We provide evidence that serum concentrations of hCG are elevated in only 2.2% of potentially fertile female dialysis patients of reproductive age, in contrast to 39% of infertile patients. This finding has implications for the exclusion of pregnancy in surgery settings and anesthesia in general, for time-sensitive indications such as deceased donor kidney transplantation, and for the use of MPA as a part of primary immunosuppression.
Fertility is diminished in dialysis patients with a pregnancy incidence between < 1–7% [5, 25,26,27,28,29]. Menopause occurs in these women 4.5 years earlier than in healthy women and primary ovarian failure, defined as a sign of menopause before the age of 40 years, is frequent with a proportion of 14% in comparison to 0.01% in the general population [30,31,32]. Profound endocrine abnormalities leading to menstrual and fertility disorders in dialysis patients are likely the result of a defect in hypothalamic regulation of gonadotropin secretion  and in the absence of other clinical correlates, serum concentrations of hCG may be elevated in these patients. When they do conceive, advanced renal failure predisposes them to abortion, intrauterine growth restriction and preterm delivery. Intensified dialysis may improve fertility and pregnancy outcomes among dialysis patients,  but the rate of successful pregnancies is about four times greater after kidney transplantation (33/1000 female transplant recipients) but still less frequent as compared to the general population (> 100/1000 females) [35, 36]. Notably, two studies showed an increase of the pregnancy rates among dialysis patients in recent years [37,38,39].
Tacrolimus and MPA are recommended as first line therapy for prevention of kidney allograft rejection . However, MPA use in pregnancy is associated with an increased risk of miscarriage with a rate of 45–49% during the first trimester, and congenital defects, such as external ear malformation, cleft lip and palate, and abnormality of distal limbs, heart, esophagus or kidneys, which occur in 23–27% of cases. In comparison, the miscarriage rate in female solid organ recipients receiving other immunosuppression lies between 12 and 33% and the rate of congenital defects between 4 and 5%, which is comparable to 3% in the general US population . Therefore, the FDA and EMA recommend pregnancy exclusion immediately before starting with MPA therapy, eight days later, and the use of contraceptives during ongoing therapy. Furthermore, the Report by the American Society of Anesthesiologists Task Force on Preanesthesia Evaluation suggested that pregnancy testing may be offered to female patients of childbearing age and for whom the result would alter the patient’s management, because patients may present for anesthesia with early undetected pregnancy . Surgery and anesthesia on a pregnant woman may have significant implications for the fetus and the mother, and it is commonly recommended that all surgery, unless truly emergent, be postponed until after delivery to minimize the risk to the fetus . However, withholding indicated surgery from a pregnant woman as a result of fears of teratogenesis, pregnancy loss, or preterm birth would appear to be unfounded and may significantly contribute to both maternal and neonatal morbidity . Taken together, an undetected pregnancy in a dialysis patient who undergoes kidney transplantation and uses MPA as part of the immunosuppressive therapy poses an unacceptable risk to the fetus .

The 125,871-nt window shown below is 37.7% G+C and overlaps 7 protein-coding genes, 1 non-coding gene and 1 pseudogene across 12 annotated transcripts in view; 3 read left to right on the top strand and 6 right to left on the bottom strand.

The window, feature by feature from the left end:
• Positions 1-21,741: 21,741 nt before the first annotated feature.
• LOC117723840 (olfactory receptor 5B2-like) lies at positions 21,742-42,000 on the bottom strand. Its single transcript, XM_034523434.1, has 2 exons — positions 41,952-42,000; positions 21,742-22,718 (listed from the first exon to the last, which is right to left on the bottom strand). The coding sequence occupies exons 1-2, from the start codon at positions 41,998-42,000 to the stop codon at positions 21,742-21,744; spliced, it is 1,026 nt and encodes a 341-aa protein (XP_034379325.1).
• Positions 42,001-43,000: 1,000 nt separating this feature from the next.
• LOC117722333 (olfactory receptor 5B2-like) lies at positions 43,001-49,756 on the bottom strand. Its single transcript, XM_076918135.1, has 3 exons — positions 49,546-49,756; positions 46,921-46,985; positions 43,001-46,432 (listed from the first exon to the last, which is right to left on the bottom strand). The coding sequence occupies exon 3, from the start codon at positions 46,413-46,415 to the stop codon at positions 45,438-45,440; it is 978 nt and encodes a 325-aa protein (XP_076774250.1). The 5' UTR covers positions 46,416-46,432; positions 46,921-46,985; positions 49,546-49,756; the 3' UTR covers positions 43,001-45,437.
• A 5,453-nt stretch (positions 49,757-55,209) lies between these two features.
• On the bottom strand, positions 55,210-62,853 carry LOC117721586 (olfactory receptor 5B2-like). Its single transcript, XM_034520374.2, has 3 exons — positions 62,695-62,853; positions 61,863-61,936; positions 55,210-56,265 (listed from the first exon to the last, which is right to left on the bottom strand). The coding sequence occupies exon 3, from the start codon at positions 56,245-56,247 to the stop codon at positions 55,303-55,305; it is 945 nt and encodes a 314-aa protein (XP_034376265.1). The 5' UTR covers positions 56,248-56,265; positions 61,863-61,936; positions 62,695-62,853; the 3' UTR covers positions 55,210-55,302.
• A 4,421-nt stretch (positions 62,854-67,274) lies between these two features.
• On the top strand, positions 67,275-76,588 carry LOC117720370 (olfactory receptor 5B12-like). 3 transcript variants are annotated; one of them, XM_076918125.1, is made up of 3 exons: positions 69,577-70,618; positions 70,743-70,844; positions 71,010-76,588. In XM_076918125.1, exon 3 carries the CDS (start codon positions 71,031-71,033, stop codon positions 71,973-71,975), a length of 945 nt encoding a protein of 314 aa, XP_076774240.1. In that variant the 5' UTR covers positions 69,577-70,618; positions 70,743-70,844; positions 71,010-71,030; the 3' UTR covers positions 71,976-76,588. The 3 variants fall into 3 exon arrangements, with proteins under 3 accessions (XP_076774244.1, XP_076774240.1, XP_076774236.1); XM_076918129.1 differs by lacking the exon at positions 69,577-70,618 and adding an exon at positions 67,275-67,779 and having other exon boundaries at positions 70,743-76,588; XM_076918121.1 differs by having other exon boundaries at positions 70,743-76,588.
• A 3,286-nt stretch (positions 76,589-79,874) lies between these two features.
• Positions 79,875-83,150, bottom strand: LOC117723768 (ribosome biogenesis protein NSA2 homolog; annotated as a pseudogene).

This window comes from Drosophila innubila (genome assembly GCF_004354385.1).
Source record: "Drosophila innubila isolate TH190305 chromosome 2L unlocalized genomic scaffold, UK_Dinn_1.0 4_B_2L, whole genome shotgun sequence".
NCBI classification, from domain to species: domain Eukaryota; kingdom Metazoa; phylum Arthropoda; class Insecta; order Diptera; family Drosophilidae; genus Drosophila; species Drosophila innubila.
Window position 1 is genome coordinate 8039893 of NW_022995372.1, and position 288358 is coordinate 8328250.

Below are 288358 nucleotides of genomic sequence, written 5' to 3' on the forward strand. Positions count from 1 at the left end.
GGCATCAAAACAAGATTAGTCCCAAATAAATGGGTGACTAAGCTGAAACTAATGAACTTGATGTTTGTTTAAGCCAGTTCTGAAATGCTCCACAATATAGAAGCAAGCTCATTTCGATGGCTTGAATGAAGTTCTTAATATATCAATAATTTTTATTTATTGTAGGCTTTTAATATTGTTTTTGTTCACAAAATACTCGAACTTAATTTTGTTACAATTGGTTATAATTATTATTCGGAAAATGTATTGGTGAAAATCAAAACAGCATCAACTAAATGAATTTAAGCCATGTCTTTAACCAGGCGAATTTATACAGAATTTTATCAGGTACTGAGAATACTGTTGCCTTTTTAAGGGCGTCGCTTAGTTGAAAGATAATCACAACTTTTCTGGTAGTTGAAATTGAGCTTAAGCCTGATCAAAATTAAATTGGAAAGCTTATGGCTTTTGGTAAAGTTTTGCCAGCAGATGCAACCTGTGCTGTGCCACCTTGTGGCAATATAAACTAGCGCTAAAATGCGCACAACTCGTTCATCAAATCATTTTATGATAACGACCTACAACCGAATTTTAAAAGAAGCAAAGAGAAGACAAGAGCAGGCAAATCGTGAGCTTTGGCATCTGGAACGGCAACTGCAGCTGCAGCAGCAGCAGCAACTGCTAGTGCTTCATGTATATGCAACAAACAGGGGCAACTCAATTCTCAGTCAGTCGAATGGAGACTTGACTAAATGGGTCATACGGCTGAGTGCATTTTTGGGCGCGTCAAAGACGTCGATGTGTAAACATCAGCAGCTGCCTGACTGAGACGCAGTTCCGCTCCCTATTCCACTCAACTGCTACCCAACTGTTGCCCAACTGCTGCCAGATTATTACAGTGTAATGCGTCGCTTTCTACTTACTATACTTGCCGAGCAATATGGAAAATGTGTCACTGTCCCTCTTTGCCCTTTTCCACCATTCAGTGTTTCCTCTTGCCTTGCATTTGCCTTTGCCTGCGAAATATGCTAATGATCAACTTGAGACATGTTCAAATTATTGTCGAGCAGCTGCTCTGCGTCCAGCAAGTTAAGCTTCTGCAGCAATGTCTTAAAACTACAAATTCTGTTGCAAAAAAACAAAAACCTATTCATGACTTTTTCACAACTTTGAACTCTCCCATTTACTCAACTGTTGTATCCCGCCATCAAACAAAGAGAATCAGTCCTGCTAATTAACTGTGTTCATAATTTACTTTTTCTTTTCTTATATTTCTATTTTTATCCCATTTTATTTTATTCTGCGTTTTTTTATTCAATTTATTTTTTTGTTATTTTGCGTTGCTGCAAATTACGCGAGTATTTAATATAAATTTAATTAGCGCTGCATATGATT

Pregnancy can be diagnosed or excluded by measurement of hCG in urine or serum. It is a heterodimeric glycoprotein hormone composed of an alpha- and a specific beta-subunit. The hCG alpha-subunit is identical to the alpha-subunit of LH, FSH, and thyroid-stimulating hormone (THS) and before release into circulation, the alpha- and beta-subunits are non-covalently bound. Human chorionic gonadotropin is normally secreted by the syncytiotrophoblast of the placenta, but also by trophoblastic and gastrointestinal tumors. The main functions of hCG include the maintenance of progesterone secretion from the corpus luteum until the placenta takes over this function after 6 weeks of gestation; it also stimulates gonadal testosterone secretion of the male fetus. Very small amounts in men and women primarily derive from the anterior pituitary gland [42, 43]. Some 8% of menopausal women present with elevated serum concentrations of hCG of pituitary origin > 5 mlU/ml and a higher cut-off of 14 mlU/ml is recommended for women > 55 years .